This is meant to be a big election for the Liberal Democrats. The spectre of a hung parliament has made them more popular than ever with Tory and Labour politicians. As the flirting begins, Nick Clegg has been handed the chance to give his policy demands an airing. No surprise, then, that newspaper hacks and television presenters have also been taking a greater interest. Well, most have. But one prominent media figure apparently never got the memo.
Newsnight producers have dutifully wheeled on Liberal Democrats for panel discussions, but its combative front man, Jeremy Paxman, has not been so reverential to the unfortunate sap occupying the third chair. First to find out was John Thurso, thrown forward as the party's business spokesman to appear alongside Lord Mandelson and Ken Clarke. It was never going to be a fair fight. Poor Viscount Thurso sat silently, sucking his beard.
Party officials were furious and complained, to little effect. Next to sit in Paxman's blind spot was Jeremy Browne, a Treasury spokesman. As Paxo refereed the battle between Ed Miliband and Philip Hammond, Mr Browne sat just out of shot. Four minutes in and he was given his moment. "It's important what the Lib Dem position is on all these matters," the presenter quipped, his words dripping with sarcasm. Mr Browne's agreement provoked a clarification from the host: "That was a joke."
Even a seasoned campaigner like Simon Hughes fared little better. Three minutes into a row between the shadow Culture Secretary, Jeremy Hunt, and Labour's manifesto co-ordinator, Douglas Alexander, Paxman turned to Mr Hughes, claiming he was "always banging on about electoral reform". Moments later, he lost it. "Let's have a reality check here," Paxman interjected, sporting his trademark pained expression. "Are you seriously suggesting to us that Nick Clegg could emerge as the leader of the largest party?" Hughes confirmed this, keeping a straight face.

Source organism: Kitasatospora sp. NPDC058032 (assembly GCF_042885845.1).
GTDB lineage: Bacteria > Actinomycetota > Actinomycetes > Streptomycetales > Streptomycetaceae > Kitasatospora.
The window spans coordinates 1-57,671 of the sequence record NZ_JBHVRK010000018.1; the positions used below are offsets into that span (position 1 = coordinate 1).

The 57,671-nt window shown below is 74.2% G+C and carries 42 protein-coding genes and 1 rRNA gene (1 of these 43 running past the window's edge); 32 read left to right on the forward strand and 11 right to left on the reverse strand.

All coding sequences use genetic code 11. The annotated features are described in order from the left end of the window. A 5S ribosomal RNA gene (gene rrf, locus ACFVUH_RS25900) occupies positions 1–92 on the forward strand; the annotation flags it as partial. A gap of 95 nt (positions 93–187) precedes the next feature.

Such contempt was not only reserved for MPs. Advisers were similarly sidelined. On Tuesday, Danny Finkelstein and Peter Hyman, former Tory and Labour aides respectively, slugged it out. Sitting between them was Olly Grender, former aide to Paddy Ashdown. It didn't start well. "We saw two incredibly contrasting styles between the two main parties today, when... I mean two larger parties... sorry Olly," Paxman began. Like a Wimbledon umpire, Ms Grender then watched Mr Hyman and Mr Finkelstein engage in lengthy rallies. She did her best to cut in, but was not given much help by the man who was meant to be in the umpire's chair.
Whether the party's repeated complaints about Mr Paxman's approach will make any difference is by no means certain. However, it highlights a serious problem for Mr Clegg and his team.
Join our new commenting forum
Join thought-provoking conversations, follow other Independent readers and see their replies